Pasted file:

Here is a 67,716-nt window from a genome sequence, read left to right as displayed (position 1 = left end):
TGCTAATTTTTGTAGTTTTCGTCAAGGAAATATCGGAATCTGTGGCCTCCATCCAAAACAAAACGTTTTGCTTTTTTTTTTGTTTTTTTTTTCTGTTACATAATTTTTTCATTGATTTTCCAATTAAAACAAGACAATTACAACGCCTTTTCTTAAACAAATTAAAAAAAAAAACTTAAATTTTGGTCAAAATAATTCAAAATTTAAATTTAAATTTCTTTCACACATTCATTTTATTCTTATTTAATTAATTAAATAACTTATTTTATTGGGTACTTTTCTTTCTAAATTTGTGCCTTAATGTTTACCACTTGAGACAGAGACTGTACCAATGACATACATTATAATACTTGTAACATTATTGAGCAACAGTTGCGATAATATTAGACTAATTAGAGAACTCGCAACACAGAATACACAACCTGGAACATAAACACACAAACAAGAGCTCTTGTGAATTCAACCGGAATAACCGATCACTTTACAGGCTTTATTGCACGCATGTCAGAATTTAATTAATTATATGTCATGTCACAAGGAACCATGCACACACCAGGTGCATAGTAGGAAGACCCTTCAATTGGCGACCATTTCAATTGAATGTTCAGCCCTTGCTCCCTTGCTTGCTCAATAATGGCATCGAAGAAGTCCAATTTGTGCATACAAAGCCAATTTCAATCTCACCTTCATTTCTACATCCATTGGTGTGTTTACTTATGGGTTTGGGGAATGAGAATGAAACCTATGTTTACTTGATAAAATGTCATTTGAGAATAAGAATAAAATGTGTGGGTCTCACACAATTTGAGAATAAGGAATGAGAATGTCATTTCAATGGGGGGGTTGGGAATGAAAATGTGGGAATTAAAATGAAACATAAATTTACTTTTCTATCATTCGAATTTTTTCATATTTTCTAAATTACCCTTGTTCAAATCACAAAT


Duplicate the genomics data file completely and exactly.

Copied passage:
Here is a 67,716-nt window from a genome sequence, read left to right as displayed (position 1 = left end):
TGCTAATTTTTGTAGTTTTCGTCAAGGAAATATCGGAATCTGTGGCCTCCATCCAAAACAAAACGTTTTGCTTTTTTTTTTGTTTTTTTTTTCTGTTACATAATTTTTTCATTGATTTTCCAATTAAAACAAGACAATTACAACGCCTTTTCTTAAACAAATTAAAAAAAAAAACTTAAATTTTGGTCAAAATAATTCAAAATTTAAATTTAAATTTCTTTCACACATTCATTTTATTCTTATTTAATTAATTAAATAACTTATTTTATTGGGTACTTTTCTTTCTAAATTTGTGCCTTAATGTTTACCACTTGAGACAGAGACTGTACCAATGACATACATTATAATACTTGTAACATTATTGAGCAACAGTTGCGATAATATTAGACTAATTAGAGAACTCGCAACACAGAATACACAACCTGGAACATAAACACACAAACAAGAGCTCTTGTGAATTCAACCGGAATAACCGATCACTTTACAGGCTTTATTGCACGCATGTCAGAATTTAATTAATTATATGTCATGTCACAAGGAACCATGCACACACCAGGTGCATAGTAGGAAGACCCTTCAATTGGCGACCATTTCAATTGAATGTTCAGCCCTTGCTCCCTTGCTTGCTCAATAATGGCATCGAAGAAGTCCAATTTGTGCATACAAAGCCAATTTCAATCTCACCTTCATTTCTACATCCATTGGTGTGTTTACTTATGGGTTTGGGGAATGAGAATGAAACCTATGTTTACTTGATAAAATGTCATTTGAGAATAAGAATAAAATGTGTGGGTCTCACACAATTTGAGAATAAGGAATGAGAATGTCATTTCAATGGGGGGGTTGGGAATGAAAATGTGGGAATTAAAATGAAACATAAATTTACTTTTCTATCATTCGAATTTTTTCATATTTTCTAAATTACCCTTGTTCAAATCACAAAT